The idea of stopping time and preserving fleeting moments is, in many ways, at the heart of photography and central to human desire. Psychologically and emotionally, humans have always dreaded growing old, losing youthful vigor, and falling prey to the weaknesses of old age, faulty memories, morbidity, decay and death.
These fears and anxieties are deeply rooted in our psyches, and have been played out in ancient myths, classical painting, modern poetry, theater and cinema, as well as in practically every other art form in the history of humanity, including digital gaming.
We don’t want to grow old and weak, nor do we want our children and loved ones to grow old. We would like to stay forever young. We want to be beautiful, desirable, powerful and perfect like gods and goddesses. Or at least we think we do.
Vee Speers’ latest body of photo-based art, aptly titled Immortal, plays to these age-old sensibilities and timeless longings while riffing on the very contemporary convergence of similar ideas, ideals, and forms that have invaded our consciousness in our media-driven, technology-rich consumer cultures.
At once alluring and disquieting, these portraits of naked beautiful youths are set against backdrops of Eden-like natural beauty, or scenes of post-apocalyptic destruction. These Immortals are real people, young and beautiful, but they seem isolated, exposed and vulnerable, trapped, distant, on guard, defiant, all alone in a strange land, and confronted by echoes of subliminal fears and insecurities.
With the smooth gloss sheen of fashion-model perfection and an air of computer-generated artificiality, Speers has created a new world that merges Mona Lisa charm and mystery, with the melancholy of Dorian Gray, and the 3D cartoon poignancy of the movie Avatar.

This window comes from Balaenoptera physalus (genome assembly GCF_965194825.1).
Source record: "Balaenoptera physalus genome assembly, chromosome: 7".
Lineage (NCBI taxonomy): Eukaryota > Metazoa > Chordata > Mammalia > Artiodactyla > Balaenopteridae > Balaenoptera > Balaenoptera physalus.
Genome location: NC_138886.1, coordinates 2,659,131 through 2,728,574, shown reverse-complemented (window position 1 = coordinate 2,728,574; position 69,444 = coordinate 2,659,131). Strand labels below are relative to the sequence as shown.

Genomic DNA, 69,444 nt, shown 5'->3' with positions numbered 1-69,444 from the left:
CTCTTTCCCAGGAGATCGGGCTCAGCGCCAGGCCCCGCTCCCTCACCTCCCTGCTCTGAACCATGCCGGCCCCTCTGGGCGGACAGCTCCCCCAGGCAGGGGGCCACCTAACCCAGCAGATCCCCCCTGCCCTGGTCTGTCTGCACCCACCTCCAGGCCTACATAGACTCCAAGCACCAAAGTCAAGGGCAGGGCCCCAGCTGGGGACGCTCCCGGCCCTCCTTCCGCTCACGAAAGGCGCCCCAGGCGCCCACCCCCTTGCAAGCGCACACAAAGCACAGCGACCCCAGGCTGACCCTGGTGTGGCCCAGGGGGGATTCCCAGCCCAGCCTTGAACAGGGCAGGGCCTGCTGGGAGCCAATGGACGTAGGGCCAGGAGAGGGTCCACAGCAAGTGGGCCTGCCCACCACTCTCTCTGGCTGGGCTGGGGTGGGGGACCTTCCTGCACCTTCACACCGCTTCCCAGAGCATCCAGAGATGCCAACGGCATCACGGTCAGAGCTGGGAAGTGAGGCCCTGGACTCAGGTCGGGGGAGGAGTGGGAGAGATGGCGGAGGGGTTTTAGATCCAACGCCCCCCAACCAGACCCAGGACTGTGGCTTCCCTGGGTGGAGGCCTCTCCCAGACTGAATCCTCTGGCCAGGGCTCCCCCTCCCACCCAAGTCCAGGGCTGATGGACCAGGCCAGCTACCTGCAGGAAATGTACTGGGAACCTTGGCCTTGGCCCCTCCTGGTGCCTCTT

The surface is loaded with reference both to classical art, and to the airbrushed Photoshop perfection of youthful beauty that has become the everyday obsession of western culture.
These are also meditations, I think, on contemporary social cultures that are so thoroughly embedded with digital interaction and technological isolation. We fashion, choose and transmit images of ourselves via FaceBook and internet chat to achieve an effect and to project an image. Thousands of people prefer to inhabit artificial online animated worlds populated by flawless alter egos. This behavior is not antisocial or artificial exactly, but it does permit and encourage posing, posturing and fantasy that requires less and less real physical interaction. We're connected but quite often all alone.
Finally, I think what makes Immortal work so well, is the direct gaze that Speers elicits from her subjects. The look is genuine — whether it is detached, disdainful, modest, defiant, arrogant, melancholy, worried, or puffed up with peacock machismo. These Immortals are all like tragic fallen angels, eyes opened with animal intelligence, looking out onto an uncertain future, not even aware of how perfectly beautiful they appear to be right now.
— Jim Casper
Utilizing the antiquated wet plate collodion technique, these haunting portraits explore the cyclical nature of human rituals as well as the relevance of analog techniques in our contemporary time.
“This work is my attempt to create a portrait of my brother whom I will never meet — photographing the “unphotographable” by following the traces and echoes of his existence.”
Colorblind photographerdecided that after 30 years of black-and-white it was time to tackle color photography. These flowers look like none you have probably seen in your garden.